Market Overview

Three Currency Pairs to Trade for a Weak Global Economy

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There has been a lot of weakness in growth currencies recently, largely due to fears of a continued global slowdown. Also, a weak Euro has been one of the biggest consequences of the deflating European economy. The EUR/USD Dollar cross rate has been extremely weak over the last 10 months, trading down from a high of near 1.49 last summer to today's level of 1.2955, as of writing. The low earlier this year was about 1.2850, so we are right near the bottom of that multi-year range. There will need to be a significant event that drives the pair downwards to break this massive resistance, and that event may not be so far off.

We have a serious crisis in Europe that has been brewing for more than a decade now, but the focus of the crisis is really now on Spain. Yes, the Greek elections pose a risk to Greece staying in the EMU, but Greece is miniscule in comparison to Spain. People claim that Spain is fine, it's debt-to-GDP is only approximately 68.5%, and it has the backstop of the bailout mechanisms in case of significant future stresses. Well, that isn't the whole story…

Spain recently decided to control the finances of its regional governments, effectively saying that regional deficits were out of control and that the national government is now in charge. Spain also has European-wide liabilities. All of these added, Spain's real debt-to-GDP is much higher than the reported number. With the increased rhetoric surrounding the exit of one or more countries from the currency union, combined with growing anti-austerity political unrest, it looks like there is still more room on the downside.

eurusd_vs._fed_ecb.jpegSo, we have a fundamental case to be bearish of the Euro. And with Bernanke sitting on the sidelines not ready to embark on further monetary easing, it looks as though the time for further Euro weakness is here. As the chart above shows, there is a distinct correlation between the level of activity of the Fed and the ECB and the EUR/USD. The orange line is the currency rate and the white is the ratio of the Fed's assets to those of the ECB. As the Fed eases more than the ECB, the currency rate rises, and vice versa. Thus, the ECB has recently eased and yet the cross hasn't followed. The last time this gap was this wide, the euro proceeded to fall about 3000 pips. At a minimum, this pattern is hinting at a target of about 1.20, which is almost 1000 pips below current prices. Thus, it looks like a prime time to short the Euro, either via spot or via the FXE (NYSE: FXE). Any move up towards 1.30 in the 1.2980-1.2990 range is a great place to short in spot, or around 129.25 on the FXE.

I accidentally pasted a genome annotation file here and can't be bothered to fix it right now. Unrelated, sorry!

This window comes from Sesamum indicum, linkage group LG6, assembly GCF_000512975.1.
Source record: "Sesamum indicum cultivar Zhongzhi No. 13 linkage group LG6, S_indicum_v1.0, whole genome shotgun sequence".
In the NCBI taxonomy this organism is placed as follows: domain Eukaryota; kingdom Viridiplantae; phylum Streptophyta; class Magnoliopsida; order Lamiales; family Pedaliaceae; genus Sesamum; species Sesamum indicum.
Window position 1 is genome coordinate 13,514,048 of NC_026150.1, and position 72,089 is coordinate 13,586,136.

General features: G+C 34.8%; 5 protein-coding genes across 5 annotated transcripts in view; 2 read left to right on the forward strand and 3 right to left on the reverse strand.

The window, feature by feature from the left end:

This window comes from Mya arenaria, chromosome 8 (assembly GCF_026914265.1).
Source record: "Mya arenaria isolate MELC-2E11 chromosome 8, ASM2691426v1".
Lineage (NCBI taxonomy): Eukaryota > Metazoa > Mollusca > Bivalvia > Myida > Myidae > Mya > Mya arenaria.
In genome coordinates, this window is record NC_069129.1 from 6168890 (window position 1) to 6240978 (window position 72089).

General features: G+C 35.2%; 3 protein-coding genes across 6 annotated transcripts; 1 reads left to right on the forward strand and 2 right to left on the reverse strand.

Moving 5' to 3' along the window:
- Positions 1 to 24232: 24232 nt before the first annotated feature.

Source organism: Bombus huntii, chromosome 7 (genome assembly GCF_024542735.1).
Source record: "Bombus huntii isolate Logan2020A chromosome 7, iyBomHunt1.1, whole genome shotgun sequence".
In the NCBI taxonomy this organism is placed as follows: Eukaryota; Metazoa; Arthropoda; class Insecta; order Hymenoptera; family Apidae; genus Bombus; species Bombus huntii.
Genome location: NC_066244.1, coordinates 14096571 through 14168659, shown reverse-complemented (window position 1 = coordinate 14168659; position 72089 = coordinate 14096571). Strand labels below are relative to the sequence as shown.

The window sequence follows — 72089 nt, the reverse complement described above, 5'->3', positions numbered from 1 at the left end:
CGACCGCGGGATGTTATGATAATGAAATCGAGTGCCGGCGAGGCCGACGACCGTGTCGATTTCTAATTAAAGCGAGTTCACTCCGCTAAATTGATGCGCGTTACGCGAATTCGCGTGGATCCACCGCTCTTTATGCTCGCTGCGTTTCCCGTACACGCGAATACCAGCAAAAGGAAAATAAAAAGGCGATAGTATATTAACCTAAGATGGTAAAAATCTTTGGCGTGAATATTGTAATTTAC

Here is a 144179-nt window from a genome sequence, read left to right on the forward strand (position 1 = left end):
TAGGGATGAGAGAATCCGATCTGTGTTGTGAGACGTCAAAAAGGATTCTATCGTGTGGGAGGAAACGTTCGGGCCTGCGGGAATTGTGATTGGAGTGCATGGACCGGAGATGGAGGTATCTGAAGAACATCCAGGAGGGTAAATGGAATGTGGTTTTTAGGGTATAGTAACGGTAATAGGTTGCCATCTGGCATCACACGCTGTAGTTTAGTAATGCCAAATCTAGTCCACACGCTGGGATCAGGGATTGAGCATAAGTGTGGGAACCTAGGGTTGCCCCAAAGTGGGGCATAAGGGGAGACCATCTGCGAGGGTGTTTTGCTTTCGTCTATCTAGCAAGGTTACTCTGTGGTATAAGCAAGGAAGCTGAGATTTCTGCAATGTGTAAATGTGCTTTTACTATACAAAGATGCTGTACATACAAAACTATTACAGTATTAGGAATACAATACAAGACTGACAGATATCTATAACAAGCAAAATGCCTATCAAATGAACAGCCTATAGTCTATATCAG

Jumping to Asia, the Australian Dollar has been weak recently, as global growth fears rein, especially fears over a hard landing in China. As most know, Australia's export based economy, fueled by its rich deposits of natural resources and is highly dependent on Chinese demand. As China slows, inevitably, so does Australia. Recent Chinese data has hinted at a continued period of cooling in China, which is bearish for the Aussie. Also, softening inflation in Australia recently caused the RBA to cut rates.

After trading as high as 1.08 earlier this year, the AUD/USD has traded down towards parity recently. As the market expects further weakness in global growth, and thus a slowdown in demand for natural resources, it would make sense to be on the short side of this pair. There is support around the 1.01 level, but a break lower through parity would target .97. In the FXA (NYSE: FXA), these levels equate to about 101, 100, and 97 respectively, so a short at 100 targeting 97 seems to be the trade.

Another Asian currency to watch is the one called the “QE indicator,” and that is the USD/JPY. Both central banks, the Fed and the Bank of Japan, have been easing in tremendous quantities, and both have been generally eager to ease further if headwinds to growth prevail. As US growth slows and investors expect more QE, they flock to the Yen and sell the dollar. With the slew of weak US data over the last few weeks, the pair has fallen below 80 for the first time since February. The 100-day moving average sits at 79.73, just slightly below the current level of 79.92. A break lower would target downside support of 79.16. This could be a nice, short-term technical short. It does seem likely that there would also be a bounce off of this level, so a great trade would be to buy the FXY (NYSE: FXY) on a test of the 123.50 level, targeting 120 in the short term.

Posted-In: Long Ideas News Short Ideas Technicals Currency ETFs Forex Global Economics Best of Benzinga

 

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